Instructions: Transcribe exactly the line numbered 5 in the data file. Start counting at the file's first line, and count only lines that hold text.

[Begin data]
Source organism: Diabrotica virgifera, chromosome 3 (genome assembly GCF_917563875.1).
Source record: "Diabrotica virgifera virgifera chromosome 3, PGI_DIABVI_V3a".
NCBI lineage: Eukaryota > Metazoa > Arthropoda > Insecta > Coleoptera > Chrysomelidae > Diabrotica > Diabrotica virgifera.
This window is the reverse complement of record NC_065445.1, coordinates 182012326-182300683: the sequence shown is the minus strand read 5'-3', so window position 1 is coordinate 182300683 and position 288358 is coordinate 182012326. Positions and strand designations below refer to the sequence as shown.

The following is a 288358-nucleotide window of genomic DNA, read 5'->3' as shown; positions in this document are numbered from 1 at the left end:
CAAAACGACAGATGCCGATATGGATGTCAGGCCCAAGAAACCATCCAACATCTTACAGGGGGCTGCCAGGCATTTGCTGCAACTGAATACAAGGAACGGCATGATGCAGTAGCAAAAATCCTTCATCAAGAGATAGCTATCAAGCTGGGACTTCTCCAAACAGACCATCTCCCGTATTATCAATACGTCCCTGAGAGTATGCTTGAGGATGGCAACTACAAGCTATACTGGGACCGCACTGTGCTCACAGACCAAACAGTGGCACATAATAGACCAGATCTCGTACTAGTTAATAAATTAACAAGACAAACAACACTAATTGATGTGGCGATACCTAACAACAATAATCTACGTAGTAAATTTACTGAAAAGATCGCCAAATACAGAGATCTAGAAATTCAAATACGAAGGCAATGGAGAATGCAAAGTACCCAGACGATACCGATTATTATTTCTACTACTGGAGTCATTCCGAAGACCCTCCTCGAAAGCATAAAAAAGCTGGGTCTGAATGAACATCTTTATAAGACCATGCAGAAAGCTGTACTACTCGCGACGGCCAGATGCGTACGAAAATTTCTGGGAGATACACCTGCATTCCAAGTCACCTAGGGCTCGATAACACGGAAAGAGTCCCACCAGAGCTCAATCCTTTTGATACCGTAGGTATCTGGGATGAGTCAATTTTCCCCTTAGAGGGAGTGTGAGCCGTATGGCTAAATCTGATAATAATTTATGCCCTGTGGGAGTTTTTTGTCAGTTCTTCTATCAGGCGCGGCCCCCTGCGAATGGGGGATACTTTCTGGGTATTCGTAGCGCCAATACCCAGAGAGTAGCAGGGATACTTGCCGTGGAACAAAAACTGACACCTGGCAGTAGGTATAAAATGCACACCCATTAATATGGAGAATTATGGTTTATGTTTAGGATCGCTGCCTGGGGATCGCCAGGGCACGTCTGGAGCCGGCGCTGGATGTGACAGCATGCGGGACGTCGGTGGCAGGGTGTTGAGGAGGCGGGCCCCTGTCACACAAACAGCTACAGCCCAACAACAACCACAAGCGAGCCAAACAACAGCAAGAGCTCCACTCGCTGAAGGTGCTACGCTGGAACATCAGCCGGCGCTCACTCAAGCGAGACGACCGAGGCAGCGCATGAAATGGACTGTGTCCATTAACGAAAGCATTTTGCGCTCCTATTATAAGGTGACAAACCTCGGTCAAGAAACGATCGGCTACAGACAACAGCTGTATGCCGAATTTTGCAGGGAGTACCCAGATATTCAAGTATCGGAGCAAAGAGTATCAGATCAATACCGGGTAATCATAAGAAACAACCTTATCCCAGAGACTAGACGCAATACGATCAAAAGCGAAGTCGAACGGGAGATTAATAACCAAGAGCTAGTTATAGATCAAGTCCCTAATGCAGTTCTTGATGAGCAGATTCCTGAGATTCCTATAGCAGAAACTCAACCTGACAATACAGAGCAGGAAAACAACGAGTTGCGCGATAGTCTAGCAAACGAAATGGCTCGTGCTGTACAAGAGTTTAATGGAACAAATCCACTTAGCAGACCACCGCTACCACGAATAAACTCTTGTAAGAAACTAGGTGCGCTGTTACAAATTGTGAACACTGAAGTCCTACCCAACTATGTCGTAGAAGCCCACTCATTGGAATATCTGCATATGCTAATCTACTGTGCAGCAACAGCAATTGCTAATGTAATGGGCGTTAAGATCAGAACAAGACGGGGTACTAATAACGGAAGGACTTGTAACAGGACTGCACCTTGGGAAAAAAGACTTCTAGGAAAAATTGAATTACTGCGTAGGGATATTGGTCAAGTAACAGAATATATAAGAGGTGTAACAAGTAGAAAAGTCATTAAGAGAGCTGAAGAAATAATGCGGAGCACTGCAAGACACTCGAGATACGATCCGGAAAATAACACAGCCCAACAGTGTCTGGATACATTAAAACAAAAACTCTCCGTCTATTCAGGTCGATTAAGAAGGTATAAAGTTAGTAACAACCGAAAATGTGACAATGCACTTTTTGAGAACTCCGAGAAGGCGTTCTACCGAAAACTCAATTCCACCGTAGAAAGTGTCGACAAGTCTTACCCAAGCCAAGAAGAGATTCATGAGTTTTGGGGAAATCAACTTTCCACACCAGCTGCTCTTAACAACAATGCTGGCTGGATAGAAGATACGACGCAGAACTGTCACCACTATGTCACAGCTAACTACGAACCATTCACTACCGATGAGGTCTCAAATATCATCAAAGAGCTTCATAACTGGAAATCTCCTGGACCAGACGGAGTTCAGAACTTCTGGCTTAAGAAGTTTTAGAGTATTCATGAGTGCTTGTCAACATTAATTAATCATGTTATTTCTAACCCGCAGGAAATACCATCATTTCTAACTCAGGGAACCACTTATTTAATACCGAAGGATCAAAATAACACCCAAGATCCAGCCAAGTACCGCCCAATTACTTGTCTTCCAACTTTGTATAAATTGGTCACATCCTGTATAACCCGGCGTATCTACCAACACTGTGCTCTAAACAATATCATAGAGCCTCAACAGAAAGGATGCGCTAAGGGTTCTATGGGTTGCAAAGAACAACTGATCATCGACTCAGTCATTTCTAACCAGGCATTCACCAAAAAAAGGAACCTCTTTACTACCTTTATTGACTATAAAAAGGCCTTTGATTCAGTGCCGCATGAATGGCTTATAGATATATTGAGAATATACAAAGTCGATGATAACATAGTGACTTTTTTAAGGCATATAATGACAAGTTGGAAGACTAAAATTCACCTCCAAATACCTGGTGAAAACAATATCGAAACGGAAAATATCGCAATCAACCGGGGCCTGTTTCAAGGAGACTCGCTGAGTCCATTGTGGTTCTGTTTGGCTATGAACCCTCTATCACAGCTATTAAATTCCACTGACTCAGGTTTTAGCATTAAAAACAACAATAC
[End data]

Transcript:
The following is a 288358-nucleotide window of genomic DNA, read 5'->3' as shown; positions in this document are numbered from 1 at the left end: